1. Emerson Thoreau

        I agree with Chris. However, speed-work is like shots — some may be good and fun, but too many and you have a sit show. Many runners perceive that “more” is “better.” Usually not. Finding that Aristotelian Mean where there is fitness AND health is a bugger.

  7. Emerson Thoreau

    Love the funny ending. Just as “there are no atheists in foxholes,” certain runners find amazing powers of “introspection” and and Buddha-like selflessness during injury periods. Or not. Many injured runners shit the bed and go right back to being injured after periods of being “healthy” because they do not get it.

  8. A-a-ron

    I had a hip/glute injury for a year after running a hard 10k in prep for longer summer races in 2016. I tried everything….everything! And then I went to a Christian camp with my church and a friend prayed over me for healing after I finally decided that I would receive prayer for it. After he prayed I walked away and was pain free. No pain since. No clue how to explain it expect for a divine intervention. Seriously crazy.

  9. WeiDe

    Hi guys,

    i just came across book from Dr Sarno about how the brain hides real anxiety and anger from then conscious mind and creates pain in muscles and tendons by restricting the oxygen flow to those areas, It is called TMS. I was extremely sceptical, but after reading the book, reviews etc it sounds very logical. I follow the sport quite a bit, and often ultrarunners that gained success seem to be sidelined with injuries no one can really pinpoint the cause of that just drag along. The cure would be, according to the book, to acknowledge that the brain can create pain as a barrier, and reflect on what is emotionally disturbing to oneself. This then at some point gets back to the subconscious, which leads to the brain giving up the pain as there is no longer the need for the barrier. One also has to stop with all therapy and medical attention as thats a self fulfilling prophecy. Maybe it is helpful to some, i found it pretty interesting and logical.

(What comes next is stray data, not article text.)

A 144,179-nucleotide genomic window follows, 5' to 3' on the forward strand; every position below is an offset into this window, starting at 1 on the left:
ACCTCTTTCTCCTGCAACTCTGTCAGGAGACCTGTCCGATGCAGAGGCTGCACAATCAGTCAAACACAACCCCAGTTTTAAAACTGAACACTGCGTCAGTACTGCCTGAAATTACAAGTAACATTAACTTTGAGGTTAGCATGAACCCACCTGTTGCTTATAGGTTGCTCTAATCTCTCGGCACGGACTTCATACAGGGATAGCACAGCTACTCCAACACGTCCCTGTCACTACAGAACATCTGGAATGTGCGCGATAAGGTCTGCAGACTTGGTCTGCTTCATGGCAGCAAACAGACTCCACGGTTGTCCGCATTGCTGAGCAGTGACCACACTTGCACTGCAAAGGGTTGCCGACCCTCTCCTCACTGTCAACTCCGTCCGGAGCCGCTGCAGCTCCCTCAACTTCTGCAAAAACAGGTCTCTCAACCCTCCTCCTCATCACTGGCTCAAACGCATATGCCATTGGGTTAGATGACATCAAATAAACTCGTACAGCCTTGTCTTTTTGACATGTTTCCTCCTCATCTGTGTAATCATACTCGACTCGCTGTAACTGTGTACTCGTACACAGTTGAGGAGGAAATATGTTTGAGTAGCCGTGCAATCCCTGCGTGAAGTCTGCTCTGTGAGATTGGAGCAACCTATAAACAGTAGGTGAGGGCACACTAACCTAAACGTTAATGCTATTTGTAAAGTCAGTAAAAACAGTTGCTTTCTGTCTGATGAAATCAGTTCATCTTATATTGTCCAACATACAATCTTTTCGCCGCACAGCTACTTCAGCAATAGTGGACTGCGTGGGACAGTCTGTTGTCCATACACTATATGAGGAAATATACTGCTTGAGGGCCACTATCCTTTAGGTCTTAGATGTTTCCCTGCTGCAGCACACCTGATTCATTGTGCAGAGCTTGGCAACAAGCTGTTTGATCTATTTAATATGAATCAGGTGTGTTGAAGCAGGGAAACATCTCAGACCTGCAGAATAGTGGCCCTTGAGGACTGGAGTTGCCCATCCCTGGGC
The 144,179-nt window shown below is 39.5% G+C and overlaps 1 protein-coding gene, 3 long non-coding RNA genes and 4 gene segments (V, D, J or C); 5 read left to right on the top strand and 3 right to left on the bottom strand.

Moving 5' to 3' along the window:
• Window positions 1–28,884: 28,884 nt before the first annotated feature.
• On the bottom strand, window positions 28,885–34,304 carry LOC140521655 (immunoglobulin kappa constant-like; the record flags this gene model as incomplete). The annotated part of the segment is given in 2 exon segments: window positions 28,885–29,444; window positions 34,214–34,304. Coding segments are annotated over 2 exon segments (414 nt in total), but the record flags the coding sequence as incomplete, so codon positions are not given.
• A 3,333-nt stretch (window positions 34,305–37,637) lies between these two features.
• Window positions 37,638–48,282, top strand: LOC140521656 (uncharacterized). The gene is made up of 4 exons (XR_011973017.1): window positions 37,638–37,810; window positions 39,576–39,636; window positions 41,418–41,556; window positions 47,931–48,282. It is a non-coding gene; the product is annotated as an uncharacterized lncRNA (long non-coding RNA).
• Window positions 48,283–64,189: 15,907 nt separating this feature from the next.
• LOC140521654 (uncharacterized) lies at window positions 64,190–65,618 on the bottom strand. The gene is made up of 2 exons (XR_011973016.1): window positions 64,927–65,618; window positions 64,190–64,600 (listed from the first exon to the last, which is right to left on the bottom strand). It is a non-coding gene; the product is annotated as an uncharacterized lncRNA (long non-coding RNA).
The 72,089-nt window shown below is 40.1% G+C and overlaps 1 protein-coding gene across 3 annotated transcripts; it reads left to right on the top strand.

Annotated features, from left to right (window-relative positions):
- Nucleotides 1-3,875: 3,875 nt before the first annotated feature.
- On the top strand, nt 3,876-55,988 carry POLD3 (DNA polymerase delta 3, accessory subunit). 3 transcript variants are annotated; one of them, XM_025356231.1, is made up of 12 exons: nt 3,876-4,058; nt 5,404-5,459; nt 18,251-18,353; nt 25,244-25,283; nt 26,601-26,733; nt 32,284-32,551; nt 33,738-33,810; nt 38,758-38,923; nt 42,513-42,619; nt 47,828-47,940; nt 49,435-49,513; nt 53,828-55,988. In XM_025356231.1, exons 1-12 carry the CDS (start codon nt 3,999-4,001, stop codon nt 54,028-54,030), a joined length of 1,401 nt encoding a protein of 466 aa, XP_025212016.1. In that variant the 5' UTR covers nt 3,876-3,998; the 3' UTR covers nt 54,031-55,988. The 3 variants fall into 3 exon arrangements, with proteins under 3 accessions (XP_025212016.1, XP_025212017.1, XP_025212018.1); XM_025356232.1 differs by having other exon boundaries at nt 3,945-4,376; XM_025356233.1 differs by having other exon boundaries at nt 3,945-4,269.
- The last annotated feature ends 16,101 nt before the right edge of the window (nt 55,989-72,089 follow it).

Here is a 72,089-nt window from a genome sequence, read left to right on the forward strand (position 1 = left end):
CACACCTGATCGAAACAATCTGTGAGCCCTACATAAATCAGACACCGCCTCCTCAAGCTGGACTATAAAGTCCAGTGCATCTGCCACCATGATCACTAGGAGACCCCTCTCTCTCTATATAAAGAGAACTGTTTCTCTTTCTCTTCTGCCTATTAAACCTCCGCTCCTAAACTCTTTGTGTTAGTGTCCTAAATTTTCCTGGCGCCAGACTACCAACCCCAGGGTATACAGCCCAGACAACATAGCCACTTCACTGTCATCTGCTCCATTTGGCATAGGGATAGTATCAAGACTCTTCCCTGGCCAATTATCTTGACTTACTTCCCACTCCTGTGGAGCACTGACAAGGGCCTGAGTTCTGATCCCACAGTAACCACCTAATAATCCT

All the best!

    1. Melanie Sakowski

      Hi Weide,

      This is awesome info, thank you for sharing it. This is pretty much my perspective on most of life’s ailments, as well as how I base my practice of Holistic Nutrition (moreso holistic wellness in an all-encompassing modality for health-care). I especially resonate with your comment on letting go of the need for medical attention as it exacerbates the self-fulfilling prophecy of staying in an ill-ness-based-state.

      I will certainly be looking into Dr. Sarno’s teachings and TMS.


      1. WeiDe

        Hi Melanie,

        i even found a video about it on vimeo:

        This would be a great story for irunfar, cause truely there are enough possible (famous or not) “samples” out there that could give it a try.

        When i read about it, it made a lot of sense. How come my grandparents never had these sort of ailments…How come thes “chronic” injuries and inflammations have increased to such high numbers in the past decades.

        How come we acknowledge the connection between the brain and a headache on a stressful day, or maybe even the stomach but not other parts…Most treatment (unfortuntately i speak of experience) is symptom based.

        Best example last week: i went to see my physio, and cause he has many patients, he forgot which side my achilles did hurt and “inflamed”. He went to work on the worng one, and his first reaction within seconds was “seems very tight”…I quickly told him it was the other side, but he said, surely this side should cause more pain…

        Really worth an article i would say :-)